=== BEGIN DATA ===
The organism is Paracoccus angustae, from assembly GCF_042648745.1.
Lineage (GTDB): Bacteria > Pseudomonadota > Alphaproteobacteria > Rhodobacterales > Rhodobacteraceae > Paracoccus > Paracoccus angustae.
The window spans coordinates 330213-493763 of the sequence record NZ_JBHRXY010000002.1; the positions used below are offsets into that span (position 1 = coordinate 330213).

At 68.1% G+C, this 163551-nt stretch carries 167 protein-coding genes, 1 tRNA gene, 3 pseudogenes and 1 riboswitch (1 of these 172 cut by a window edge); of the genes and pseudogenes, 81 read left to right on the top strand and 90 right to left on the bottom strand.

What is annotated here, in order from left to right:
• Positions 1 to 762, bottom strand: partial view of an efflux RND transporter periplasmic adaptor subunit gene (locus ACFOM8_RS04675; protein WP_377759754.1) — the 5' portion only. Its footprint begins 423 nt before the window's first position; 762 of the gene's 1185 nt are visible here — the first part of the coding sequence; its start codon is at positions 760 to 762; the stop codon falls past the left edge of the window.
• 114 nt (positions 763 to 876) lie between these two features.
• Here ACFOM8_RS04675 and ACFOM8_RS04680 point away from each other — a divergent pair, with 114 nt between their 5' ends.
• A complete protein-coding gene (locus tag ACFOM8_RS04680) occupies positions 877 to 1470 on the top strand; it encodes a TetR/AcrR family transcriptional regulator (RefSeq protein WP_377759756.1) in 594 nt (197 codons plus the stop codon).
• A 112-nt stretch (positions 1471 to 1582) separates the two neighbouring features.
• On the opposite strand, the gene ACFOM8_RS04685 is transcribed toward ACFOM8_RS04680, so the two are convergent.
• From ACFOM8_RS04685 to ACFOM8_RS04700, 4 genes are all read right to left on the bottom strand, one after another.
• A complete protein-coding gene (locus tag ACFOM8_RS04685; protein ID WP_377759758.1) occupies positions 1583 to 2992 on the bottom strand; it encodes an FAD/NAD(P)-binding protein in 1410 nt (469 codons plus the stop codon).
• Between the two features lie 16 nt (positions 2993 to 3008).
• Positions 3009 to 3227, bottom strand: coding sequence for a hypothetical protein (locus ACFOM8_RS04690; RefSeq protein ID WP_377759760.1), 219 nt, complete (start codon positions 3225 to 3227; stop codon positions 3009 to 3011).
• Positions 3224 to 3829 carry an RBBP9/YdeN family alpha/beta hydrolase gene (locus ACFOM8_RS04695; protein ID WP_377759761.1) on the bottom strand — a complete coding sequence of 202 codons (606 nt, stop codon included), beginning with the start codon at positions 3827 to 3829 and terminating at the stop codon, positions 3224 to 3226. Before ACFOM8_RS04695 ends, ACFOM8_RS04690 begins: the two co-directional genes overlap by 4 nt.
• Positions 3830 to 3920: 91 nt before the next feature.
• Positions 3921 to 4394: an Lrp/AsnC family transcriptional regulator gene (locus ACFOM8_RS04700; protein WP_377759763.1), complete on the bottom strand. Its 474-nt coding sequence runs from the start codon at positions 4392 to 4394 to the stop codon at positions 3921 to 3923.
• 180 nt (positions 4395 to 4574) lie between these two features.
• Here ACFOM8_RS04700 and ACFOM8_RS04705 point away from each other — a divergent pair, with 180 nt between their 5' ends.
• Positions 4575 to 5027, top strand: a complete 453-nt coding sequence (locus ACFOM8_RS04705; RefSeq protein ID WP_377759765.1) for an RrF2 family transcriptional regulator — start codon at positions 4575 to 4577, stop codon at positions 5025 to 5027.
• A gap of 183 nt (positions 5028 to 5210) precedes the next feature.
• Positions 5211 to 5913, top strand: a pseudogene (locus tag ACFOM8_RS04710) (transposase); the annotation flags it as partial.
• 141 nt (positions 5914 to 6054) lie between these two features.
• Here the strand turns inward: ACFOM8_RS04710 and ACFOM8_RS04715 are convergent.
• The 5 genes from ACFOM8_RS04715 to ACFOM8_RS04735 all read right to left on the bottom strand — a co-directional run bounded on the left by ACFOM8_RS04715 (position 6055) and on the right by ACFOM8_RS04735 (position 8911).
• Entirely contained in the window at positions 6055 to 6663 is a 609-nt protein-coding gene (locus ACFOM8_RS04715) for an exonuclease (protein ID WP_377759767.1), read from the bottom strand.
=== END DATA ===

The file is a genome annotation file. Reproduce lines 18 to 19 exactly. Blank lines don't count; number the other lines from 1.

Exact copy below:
• Positions 3921 to 4394: an Lrp/AsnC family transcriptional regulator gene (locus ACFOM8_RS04700; protein WP_377759763.1), complete on the bottom strand. Its 474-nt coding sequence runs from the start codon at positions 4392 to 4394 to the stop codon at positions 3921 to 3923.
• 180 nt (positions 4395 to 4574) lie between these two features.